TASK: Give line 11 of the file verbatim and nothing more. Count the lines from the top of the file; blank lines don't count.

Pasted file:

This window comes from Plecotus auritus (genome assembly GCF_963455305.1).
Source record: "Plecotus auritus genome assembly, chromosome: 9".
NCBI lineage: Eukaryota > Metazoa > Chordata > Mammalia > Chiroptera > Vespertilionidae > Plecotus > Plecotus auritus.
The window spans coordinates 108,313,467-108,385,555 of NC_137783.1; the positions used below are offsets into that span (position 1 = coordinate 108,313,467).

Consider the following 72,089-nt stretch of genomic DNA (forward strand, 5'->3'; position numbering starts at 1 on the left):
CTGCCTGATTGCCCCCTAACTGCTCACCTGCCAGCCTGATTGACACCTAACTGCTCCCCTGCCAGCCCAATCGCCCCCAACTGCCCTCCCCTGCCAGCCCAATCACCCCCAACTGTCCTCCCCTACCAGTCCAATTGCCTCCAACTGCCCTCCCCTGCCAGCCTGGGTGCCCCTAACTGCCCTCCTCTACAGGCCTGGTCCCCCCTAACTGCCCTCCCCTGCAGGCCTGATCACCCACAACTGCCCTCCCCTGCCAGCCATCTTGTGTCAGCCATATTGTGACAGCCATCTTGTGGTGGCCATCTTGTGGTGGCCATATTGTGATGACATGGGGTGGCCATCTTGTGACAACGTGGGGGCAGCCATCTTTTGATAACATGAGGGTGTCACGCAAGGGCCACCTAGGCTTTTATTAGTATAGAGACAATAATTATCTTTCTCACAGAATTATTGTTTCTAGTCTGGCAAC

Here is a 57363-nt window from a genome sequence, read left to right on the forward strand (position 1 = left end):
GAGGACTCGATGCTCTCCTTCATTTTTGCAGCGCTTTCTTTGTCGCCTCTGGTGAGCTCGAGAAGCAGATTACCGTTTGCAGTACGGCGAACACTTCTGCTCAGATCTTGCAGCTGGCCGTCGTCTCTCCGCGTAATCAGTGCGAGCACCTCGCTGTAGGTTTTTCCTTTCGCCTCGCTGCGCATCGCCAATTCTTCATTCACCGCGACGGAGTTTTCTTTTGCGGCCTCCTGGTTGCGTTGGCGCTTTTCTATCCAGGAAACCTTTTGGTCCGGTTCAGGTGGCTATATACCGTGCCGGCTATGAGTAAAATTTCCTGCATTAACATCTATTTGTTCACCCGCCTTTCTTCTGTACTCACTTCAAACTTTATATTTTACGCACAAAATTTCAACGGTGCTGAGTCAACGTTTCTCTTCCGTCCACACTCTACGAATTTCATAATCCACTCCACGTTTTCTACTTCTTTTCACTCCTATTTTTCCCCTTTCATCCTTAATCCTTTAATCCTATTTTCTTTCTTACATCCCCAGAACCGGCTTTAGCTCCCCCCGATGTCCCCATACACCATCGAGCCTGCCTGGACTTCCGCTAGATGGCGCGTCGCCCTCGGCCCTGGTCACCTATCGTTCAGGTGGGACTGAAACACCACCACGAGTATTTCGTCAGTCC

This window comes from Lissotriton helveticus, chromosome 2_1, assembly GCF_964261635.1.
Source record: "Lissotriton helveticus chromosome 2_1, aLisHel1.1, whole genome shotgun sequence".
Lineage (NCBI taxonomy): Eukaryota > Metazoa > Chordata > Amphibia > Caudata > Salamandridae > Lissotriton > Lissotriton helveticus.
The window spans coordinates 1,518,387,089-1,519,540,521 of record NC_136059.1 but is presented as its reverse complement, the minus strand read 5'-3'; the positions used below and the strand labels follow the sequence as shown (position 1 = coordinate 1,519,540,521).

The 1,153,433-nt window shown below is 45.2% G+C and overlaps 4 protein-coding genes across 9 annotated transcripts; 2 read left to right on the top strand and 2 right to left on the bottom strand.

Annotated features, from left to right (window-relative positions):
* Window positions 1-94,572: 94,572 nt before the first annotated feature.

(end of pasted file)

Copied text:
Lineage (NCBI taxonomy): Eukaryota > Metazoa > Chordata > Amphibia > Caudata > Salamandridae > Lissotriton > Lissotriton helveticus.